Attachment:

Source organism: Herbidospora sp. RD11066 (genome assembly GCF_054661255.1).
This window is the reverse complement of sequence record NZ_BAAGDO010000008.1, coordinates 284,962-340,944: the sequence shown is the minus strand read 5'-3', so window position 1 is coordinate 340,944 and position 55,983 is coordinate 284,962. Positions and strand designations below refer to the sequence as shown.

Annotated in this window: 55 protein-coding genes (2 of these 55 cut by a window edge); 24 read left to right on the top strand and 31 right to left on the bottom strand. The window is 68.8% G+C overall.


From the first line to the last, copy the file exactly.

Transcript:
Source organism: Herbidospora sp. RD11066 (genome assembly GCF_054661255.1).
This window is the reverse complement of sequence record NZ_BAAGDO010000008.1, coordinates 284,962-340,944: the sequence shown is the minus strand read 5'-3', so window position 1 is coordinate 340,944 and position 55,983 is coordinate 284,962. Positions and strand designations below refer to the sequence as shown.

Annotated in this window: 55 protein-coding genes (2 of these 55 cut by a window edge); 24 read left to right on the top strand and 31 right to left on the bottom strand. The window is 68.8% G+C overall.